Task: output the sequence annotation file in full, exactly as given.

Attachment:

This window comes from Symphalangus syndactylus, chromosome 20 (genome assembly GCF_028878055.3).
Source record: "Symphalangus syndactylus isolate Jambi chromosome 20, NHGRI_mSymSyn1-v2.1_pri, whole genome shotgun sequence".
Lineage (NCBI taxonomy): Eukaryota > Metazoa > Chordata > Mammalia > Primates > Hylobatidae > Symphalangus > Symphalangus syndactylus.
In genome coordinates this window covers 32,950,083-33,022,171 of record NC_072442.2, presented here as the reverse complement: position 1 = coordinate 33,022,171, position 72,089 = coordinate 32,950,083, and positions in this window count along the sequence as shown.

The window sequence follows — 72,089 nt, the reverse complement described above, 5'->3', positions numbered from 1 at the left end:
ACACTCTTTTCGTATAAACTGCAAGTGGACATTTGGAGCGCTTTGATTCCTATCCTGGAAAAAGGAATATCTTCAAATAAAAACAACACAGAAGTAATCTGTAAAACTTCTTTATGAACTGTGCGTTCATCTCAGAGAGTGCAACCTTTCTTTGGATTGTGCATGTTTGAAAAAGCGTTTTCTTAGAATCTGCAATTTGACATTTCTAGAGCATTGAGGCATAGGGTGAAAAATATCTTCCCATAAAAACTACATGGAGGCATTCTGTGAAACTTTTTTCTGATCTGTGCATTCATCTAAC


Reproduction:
This window comes from Symphalangus syndactylus, chromosome 20 (genome assembly GCF_028878055.3).
Source record: "Symphalangus syndactylus isolate Jambi chromosome 20, NHGRI_mSymSyn1-v2.1_pri, whole genome shotgun sequence".
Lineage (NCBI taxonomy): Eukaryota > Metazoa > Chordata > Mammalia > Primates > Hylobatidae > Symphalangus > Symphalangus syndactylus.
In genome coordinates this window covers 32,950,083-33,022,171 of record NC_072442.2, presented here as the reverse complement: position 1 = coordinate 33,022,171, position 72,089 = coordinate 32,950,083, and positions in this window count along the sequence as shown.

The window sequence follows — 72,089 nt, the reverse complement described above, 5'->3', positions numbered from 1 at the left end:
ACACTCTTTTCGTATAAACTGCAAGTGGACATTTGGAGCGCTTTGATTCCTATCCTGGAAAAAGGAATATCTTCAAATAAAAACAACACAGAAGTAATCTGTAAAACTTCTTTATGAACTGTGCGTTCATCTCAGAGAGTGCAACCTTTCTTTGGATTGTGCATGTTTGAAAAAGCGTTTTCTTAGAATCTGCAATTTGACATTTCTAGAGCATTGAGGCATAGGGTGAAAAATATCTTCCCATAAAAACTACATGGAGGCATTCTGTGAAACTTTTTTCTGATCTGTGCATTCATCTAAC